The next step was getting the two piholes to fail over correctly under ipv6. There wasn’t a lot of information available on this, but it turns out you have to create separate vrrp_instances for the ipv4 and ipv6 cases, so I have one PIHOLE4 and the other PIHOLE6, pretty much identical except the unicast_src_ip, unicast_peer, and virtual_ipaddress which are the ipv6 equivalents in ipv6. Then I created what is called a vrrp_sync_group which lists these two instances. That means that they switch to backup together – if one fails, they both transfer.

Chapter 4: IPv6 nameserver

Now that the piholes were working right, and sharing a virtual ip4 and a virtual ip6 address, I needed to start distributing the new virtual ipv6 name server address fd30:1839:ded:111::2/64 to all internal boxes. Since we are not running a dhcpv6 server, the way I did this was to modify the router advertisement on promontory. In the config tree this is interfaces/switch/switch0/ipv6/router-advert where I entered that address as the name-server.

I think what happened here is that when I make an entry for router-advert under switch0/ipv6 that causes the code to regnerate the /etc/radvd.conf, and restart the radvd. When I looked at the radvd that was running it was:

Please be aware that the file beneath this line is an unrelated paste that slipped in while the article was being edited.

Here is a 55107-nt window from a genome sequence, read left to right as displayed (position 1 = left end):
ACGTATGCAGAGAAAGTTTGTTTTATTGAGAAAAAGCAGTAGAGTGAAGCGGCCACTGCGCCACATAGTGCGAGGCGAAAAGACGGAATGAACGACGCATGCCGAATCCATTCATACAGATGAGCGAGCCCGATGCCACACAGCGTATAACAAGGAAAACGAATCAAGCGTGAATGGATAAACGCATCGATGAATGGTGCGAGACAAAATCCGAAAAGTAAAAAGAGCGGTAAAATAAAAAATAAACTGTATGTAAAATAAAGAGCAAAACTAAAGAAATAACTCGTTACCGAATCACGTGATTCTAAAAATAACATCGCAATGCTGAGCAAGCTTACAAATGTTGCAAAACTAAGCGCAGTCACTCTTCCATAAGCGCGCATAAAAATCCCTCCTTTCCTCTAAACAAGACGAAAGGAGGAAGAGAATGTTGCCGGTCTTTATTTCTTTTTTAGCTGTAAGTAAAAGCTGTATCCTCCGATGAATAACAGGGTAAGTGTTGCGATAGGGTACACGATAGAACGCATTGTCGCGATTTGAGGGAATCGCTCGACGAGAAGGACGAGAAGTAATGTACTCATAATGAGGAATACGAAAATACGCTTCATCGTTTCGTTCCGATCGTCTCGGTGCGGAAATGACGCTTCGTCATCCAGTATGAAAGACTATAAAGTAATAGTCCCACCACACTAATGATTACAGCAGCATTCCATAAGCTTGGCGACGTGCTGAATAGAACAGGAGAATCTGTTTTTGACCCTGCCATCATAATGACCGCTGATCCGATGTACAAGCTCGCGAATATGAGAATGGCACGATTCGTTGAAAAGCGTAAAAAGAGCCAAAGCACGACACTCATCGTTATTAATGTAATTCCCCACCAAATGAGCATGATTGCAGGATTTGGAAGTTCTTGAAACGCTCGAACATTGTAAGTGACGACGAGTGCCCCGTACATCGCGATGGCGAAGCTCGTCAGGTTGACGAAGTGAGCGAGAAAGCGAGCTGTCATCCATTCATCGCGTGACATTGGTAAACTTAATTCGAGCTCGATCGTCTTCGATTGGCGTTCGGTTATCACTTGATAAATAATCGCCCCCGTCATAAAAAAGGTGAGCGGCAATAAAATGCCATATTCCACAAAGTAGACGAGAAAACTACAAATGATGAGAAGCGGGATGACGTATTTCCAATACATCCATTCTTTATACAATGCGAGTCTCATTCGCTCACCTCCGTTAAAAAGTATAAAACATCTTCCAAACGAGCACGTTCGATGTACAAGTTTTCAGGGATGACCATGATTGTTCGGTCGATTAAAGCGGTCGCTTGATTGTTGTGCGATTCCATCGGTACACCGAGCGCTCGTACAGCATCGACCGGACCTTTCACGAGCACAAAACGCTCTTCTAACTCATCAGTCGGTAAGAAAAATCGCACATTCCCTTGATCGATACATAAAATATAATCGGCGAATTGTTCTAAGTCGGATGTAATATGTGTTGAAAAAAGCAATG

interface switch0 {
 #   (comments removed)
     IgnoreIfMissing on;
     AdvSendAdvert on;
     AdvOtherConfigFlag off;
     AdvDefaultLifetime 1800;
     AdvLinkMTU 0;
     AdvCurHopLimit 64;
     AdvReachableTime 0;
     MaxRtrAdvInterval 600;
     MinRtrAdvInterval 198;
     AdvDefaultPreference medium;
     AdvRetransTimer 0;
     AdvManagedFlag off;
     RDNSS fd30:1839:ded:111::2 {
     };
 }; 

Notice there is not a prefix advertisement, but there is a name-server advertisement. I removed the switch0/ipv6/router-advert, and made a little dummy change to the eth0/dhcpdv6-pd/pd/0/interface/switch0 so that it would regenerate the radvd.conf, and it created a new one:

 interface switch0 {
 #   (comments removed)
     IgnoreIfMissing on;
     AdvSendAdvert on;
     AdvManagedFlag off;
     AdvOtherConfigFlag off;
     prefix ::/64 {
           AdvOnLink on;
           AdvAutonomous on;
     };
 };